Dealer Delivery Rip-off


How to avoid one of the biggest all-time rip-offs when buying a new car


Everything about buying a car is negotiable – except the statutory charges like registration and stamp duty.

One of the most amazing rip-offs in the entire process is a thing called dealer delivery charge. This is purportedly the cost of getting the car ready for you – getting it off the truck, cleaning it up, checking the major fluids (oil, coolant, etc.), cleaning it up, checking the tyre pressures, registering it … and waving goodbye as you drive of into the sunset.

Even the name is a lie: there is no dealer ‘delivery’ – you’re coming in to collect it; they’re certainly not delivering it. But they are preparing it – so exactly what preparation is involved, and how much would you be prepared to pay for that?

Let’s be generous: 30 minutes of a mechanic’s time is – maybe – a $50 expense. Pulling off any protective plastic and washing the car? Maybe another $50. A full tank of fuel? Let’s call that $75. Having someone run up to the motor registry with a stack of registration forms, of which yours is one? I think $30 would be fair. Bolting on the number plates? Call it $20 … if you take your time about it.

That’s a grand total of … $225. Now let’s be totally fair: let’s impose a 100 per cent profit margin over the top of that. Total for a fair and reasonable dealer delivery fee: $450.

Dealer delivery charges on ordinary cars are in the $1500-$2000 price point – and that means $1250-$1750 of that is pure profit. It’s a comprehensive, inbuilt, strategic rip-off.

 $2k to deliver a car worth less than $40k? You've got to be kidding me - that's a thinly masked 5 per cent mark-up, the overwhelming majority of which is pure profit. Don't fall for it

 $2k to deliver a car worth less than $40k? You've got to be kidding me - that's a thinly masked 5 per cent mark-up, the overwhelming majority of which is pure profit. Don't fall for it

What you need to do is:

  • Go to the dealership without your trade-in. (You can discuss a trade-in afterwards – but only once you’ve agreed on a price for the new vehicle, otherwise it will be used as leverage against you.)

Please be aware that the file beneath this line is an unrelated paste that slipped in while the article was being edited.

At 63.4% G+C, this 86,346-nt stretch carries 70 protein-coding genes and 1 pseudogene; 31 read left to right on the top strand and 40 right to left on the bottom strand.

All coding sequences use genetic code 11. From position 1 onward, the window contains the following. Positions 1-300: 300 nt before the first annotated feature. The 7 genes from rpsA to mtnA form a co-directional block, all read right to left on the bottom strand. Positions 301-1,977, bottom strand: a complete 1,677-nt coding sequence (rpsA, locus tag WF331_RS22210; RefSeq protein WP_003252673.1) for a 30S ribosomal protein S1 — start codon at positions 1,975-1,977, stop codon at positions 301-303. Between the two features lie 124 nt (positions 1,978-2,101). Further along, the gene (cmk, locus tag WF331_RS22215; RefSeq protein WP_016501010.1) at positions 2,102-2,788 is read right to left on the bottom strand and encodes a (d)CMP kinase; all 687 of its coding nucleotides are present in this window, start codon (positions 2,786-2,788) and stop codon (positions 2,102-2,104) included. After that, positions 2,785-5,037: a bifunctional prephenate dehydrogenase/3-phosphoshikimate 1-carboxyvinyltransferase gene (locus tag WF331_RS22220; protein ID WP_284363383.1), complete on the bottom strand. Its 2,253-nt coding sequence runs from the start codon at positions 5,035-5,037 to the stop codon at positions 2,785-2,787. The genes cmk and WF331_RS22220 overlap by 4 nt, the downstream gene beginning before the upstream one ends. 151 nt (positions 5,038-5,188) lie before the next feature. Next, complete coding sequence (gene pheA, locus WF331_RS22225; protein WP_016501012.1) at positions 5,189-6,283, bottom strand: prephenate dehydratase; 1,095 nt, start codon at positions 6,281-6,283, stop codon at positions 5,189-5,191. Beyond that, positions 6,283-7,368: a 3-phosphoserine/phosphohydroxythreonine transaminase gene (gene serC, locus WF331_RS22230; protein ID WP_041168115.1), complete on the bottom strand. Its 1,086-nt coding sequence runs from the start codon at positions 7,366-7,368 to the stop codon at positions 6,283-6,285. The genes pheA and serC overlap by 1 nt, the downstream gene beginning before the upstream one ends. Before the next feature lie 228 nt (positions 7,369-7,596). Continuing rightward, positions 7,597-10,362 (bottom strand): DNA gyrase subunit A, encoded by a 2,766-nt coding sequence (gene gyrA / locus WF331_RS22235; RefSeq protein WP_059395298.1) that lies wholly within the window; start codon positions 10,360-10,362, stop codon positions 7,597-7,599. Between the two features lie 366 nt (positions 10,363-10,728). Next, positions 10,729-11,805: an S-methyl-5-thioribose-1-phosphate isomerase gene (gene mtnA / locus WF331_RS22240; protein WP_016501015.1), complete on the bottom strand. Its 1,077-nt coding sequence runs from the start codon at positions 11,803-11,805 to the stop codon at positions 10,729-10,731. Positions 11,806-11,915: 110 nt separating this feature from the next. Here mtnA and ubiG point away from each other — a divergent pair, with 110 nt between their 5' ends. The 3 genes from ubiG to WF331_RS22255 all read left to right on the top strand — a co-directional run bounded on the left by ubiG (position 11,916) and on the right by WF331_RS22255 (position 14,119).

• Produce a written quote from another dealership – see below.
  • Arrive at a price. See how to negotiate with a car dealer here.
  • Ask for a breakdown on the price – in writing. You’ll see the retail price of the vehicle, plus options and accessories, plus stamp duty, plus registration fee, plus CTP insurance (if it’s not included in the rego in your state), plus dealer delivery.
  • Zero in on the dealer delivery charge. Ask them what it’s for – then hit them with what you know (above). Do it politely. Break it down for them. Tell them – again, politely – that you think $450 is fair and reasonable, and in any case you’re not prepared to pay more than this amount for the so-called ‘delivery’. Make it clear that the success or failure of the deal rides on this condition.

This is very basic stuff. Car industry 101. Don’t get ripped off by the dealer delivery charge.

Once you’ve decided on the car you want, one strategy is to map out the three closest dealers to you. Go to the furthest one first, and come away with a written quote. Then use that written quote at the next-closest one to see if they can better the deal. Then repeat the process at the closest dealership to you (the dealer will check your address and figure that the probability you’ll also get your car serviced at the dealership, and make incremental profit this way, is high – it’ll be a factor in the decision of what price to offer.

More on negotiating with a car dealer

Alternatively, just get a professional car buyer on your side – they work for you and use inside knowledge and bulk buying power to achieve fleet discount pricing – or better – for you. To find out how, fill in my contact form. I’ll get back to you within 24 hours.

More on car dealership tricks and traps